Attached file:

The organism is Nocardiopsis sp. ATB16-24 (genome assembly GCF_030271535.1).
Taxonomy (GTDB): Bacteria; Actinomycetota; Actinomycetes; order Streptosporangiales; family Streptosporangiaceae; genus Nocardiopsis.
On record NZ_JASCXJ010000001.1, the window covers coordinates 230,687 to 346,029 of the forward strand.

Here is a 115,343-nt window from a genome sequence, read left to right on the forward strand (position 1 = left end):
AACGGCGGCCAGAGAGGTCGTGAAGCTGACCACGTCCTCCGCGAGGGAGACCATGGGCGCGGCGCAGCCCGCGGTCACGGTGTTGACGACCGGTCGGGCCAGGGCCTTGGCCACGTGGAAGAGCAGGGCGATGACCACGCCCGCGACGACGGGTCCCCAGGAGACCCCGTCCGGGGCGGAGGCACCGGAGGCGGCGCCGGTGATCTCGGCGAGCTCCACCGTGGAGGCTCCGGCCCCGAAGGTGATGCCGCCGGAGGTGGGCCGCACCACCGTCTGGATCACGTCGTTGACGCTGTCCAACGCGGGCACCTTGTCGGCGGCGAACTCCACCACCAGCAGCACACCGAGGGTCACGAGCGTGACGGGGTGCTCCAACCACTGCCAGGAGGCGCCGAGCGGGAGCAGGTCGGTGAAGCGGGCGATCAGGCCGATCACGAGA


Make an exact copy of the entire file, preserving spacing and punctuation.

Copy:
The organism is Nocardiopsis sp. ATB16-24 (genome assembly GCF_030271535.1).
Taxonomy (GTDB): Bacteria; Actinomycetota; Actinomycetes; order Streptosporangiales; family Streptosporangiaceae; genus Nocardiopsis.
On record NZ_JASCXJ010000001.1, the window covers coordinates 230,687 to 346,029 of the forward strand.

Here is a 115,343-nt window from a genome sequence, read left to right on the forward strand (position 1 = left end):
AACGGCGGCCAGAGAGGTCGTGAAGCTGACCACGTCCTCCGCGAGGGAGACCATGGGCGCGGCGCAGCCCGCGGTCACGGTGTTGACGACCGGTCGGGCCAGGGCCTTGGCCACGTGGAAGAGCAGGGCGATGACCACGCCCGCGACGACGGGTCCCCAGGAGACCCCGTCCGGGGCGGAGGCACCGGAGGCGGCGCCGGTGATCTCGGCGAGCTCCACCGTGGAGGCTCCGGCCCCGAAGGTGATGCCGCCGGAGGTGGGCCGCACCACCGTCTGGATCACGTCGTTGACGCTGTCCAACGCGGGCACCTTGTCGGCGGCGAACTCCACCACCAGCAGCACACCGAGGGTCACGAGCGTGACGGGGTGCTCCAACCACTGCCAGGAGGCGCCGAGCGGGAGCAGGTCGGTGAAGCGGGCGATCAGGCCGATCACGAGA